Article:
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These statements are based on current expectations and assumptions that are subject to risks and uncertainties that could cause actual results to differ materially from those anticipated. Risks relating to our business are described in our quarterly earnings release and our filings with the SEC. Additional information concerning factors that could cause actual results to materially differ from those anticipated is contained in our SEC filings, including Item 1A, Risk Factors of our quarterly reports on Form 10-Q and our annual report on Form 10-K. The information in this discussion speaks as of today's date, and we assume no obligation to update or revise the forward-looking statements in this discussion.

On today's call, we will discuss certain non-GAAP financial measures. These non-GAAP measures are not presented in accordance with, nor are they a substitute for GAAP financial measures. We provided a reconciliation of each non-GAAP financial measure to the most directly comparable GAAP financial measure in our earnings press release, which is posted on our website. I will now turn the call over to Sunny.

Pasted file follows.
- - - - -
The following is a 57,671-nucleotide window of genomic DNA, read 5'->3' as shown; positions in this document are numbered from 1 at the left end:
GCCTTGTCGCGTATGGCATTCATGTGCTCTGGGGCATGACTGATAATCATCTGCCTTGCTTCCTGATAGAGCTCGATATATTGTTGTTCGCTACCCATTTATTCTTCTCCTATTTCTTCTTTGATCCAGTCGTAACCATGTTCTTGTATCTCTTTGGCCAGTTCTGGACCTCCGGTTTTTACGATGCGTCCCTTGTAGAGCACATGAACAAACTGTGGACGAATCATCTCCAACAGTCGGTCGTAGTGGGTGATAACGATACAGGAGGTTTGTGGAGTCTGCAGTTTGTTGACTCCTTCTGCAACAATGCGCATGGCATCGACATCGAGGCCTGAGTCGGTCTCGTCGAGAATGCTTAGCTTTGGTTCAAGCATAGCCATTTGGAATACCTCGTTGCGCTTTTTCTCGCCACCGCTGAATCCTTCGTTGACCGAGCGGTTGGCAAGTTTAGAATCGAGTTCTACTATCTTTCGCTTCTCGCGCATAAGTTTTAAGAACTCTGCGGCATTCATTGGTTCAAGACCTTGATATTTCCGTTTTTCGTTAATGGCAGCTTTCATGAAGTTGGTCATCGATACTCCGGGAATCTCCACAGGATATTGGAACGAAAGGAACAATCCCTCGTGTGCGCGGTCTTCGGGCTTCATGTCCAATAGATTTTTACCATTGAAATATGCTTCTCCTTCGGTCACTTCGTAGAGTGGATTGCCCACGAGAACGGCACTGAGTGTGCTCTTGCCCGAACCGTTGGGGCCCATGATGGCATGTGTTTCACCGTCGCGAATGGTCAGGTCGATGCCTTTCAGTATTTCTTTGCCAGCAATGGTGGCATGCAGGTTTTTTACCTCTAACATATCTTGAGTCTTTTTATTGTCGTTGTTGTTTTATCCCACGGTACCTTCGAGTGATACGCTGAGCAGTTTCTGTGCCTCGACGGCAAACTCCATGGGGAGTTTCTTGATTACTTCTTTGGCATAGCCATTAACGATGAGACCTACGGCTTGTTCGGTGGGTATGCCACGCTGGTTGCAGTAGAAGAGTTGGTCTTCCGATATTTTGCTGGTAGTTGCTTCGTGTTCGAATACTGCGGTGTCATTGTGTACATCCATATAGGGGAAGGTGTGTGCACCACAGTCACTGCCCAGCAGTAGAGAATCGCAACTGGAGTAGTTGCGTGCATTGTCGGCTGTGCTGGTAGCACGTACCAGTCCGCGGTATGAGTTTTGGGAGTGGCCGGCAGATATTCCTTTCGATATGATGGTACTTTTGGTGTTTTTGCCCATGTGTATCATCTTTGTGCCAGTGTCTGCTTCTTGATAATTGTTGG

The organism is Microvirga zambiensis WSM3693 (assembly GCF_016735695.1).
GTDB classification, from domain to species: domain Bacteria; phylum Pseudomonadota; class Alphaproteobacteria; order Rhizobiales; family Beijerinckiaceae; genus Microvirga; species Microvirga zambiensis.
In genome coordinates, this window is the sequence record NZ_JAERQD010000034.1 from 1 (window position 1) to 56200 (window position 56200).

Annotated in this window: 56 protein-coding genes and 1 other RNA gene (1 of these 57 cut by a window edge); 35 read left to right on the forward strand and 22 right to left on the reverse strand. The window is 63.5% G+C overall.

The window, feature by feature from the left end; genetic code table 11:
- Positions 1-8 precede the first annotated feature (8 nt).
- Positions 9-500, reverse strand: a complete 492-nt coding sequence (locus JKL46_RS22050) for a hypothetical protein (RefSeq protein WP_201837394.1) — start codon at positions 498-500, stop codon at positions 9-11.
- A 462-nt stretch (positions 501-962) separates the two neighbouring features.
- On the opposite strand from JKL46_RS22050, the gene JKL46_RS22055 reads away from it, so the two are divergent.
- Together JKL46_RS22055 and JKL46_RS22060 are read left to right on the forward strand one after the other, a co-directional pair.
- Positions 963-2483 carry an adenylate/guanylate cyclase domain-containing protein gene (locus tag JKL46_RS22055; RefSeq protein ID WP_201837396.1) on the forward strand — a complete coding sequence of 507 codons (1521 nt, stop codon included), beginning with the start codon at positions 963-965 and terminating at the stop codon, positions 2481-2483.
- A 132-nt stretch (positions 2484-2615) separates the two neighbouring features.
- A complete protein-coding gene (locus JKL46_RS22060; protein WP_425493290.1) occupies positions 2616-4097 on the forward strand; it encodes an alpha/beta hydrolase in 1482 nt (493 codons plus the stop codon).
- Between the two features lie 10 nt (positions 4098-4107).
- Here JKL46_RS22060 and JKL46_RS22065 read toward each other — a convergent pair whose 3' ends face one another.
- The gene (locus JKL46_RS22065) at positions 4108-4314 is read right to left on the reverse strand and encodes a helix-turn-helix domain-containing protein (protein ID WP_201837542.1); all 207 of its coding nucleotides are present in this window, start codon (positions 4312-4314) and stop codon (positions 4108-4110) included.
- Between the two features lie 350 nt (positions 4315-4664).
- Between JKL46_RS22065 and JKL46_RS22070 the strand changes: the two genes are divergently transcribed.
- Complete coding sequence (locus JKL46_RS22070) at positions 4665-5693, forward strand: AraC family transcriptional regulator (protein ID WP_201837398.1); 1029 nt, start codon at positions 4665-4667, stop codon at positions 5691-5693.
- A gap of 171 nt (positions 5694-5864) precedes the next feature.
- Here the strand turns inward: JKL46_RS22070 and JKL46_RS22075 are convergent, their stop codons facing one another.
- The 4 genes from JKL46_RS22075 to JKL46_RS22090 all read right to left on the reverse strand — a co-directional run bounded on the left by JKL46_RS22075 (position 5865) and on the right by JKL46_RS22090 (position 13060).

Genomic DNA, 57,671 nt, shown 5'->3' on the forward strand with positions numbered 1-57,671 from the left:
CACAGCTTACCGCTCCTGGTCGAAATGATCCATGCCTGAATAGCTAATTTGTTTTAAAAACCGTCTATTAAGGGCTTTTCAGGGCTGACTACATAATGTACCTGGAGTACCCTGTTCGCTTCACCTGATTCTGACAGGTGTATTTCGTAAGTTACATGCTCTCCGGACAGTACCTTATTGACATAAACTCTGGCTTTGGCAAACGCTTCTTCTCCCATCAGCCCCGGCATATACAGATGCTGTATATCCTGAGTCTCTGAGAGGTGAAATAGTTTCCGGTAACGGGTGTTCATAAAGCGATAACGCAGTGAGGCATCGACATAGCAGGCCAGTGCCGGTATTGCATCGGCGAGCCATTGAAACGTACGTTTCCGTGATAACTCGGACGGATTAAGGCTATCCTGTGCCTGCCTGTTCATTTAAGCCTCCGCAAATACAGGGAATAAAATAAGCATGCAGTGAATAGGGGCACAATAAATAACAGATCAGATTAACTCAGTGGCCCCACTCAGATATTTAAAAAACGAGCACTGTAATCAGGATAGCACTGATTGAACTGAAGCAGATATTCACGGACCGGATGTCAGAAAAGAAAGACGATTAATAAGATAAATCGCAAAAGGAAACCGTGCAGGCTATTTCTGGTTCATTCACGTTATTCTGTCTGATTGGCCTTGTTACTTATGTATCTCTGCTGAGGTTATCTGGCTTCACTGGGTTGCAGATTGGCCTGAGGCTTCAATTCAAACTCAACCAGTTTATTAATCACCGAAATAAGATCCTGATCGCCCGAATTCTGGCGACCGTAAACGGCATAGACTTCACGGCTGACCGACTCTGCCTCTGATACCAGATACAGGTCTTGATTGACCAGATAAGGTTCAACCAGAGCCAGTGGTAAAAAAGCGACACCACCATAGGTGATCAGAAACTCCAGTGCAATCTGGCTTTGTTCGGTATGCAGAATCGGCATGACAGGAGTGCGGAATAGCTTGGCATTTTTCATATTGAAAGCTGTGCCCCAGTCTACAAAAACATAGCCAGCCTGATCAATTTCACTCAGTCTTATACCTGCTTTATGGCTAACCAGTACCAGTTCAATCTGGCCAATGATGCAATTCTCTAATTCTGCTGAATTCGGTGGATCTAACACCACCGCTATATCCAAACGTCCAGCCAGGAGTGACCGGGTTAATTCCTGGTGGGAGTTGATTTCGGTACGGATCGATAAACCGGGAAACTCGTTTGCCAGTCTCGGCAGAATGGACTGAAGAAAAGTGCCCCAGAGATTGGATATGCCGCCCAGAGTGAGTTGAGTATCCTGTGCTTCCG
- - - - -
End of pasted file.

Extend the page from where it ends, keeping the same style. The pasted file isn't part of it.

Sunny Sanyal -- President and Chief Executive Officer

Thank you, Chris, and good afternoon, everyone. Demand for our products remained strong in the first quarter but supply chain constraints limited our ability to fulfill orders as planned. As the quarter progressed, the uncertainty in the supply chain increased with challenges becoming progressively worse in the quarter. Among other issues, we saw abrupt and unexpected delays in delivery of critical electronics components, as well as delays in inbound and outbound freight.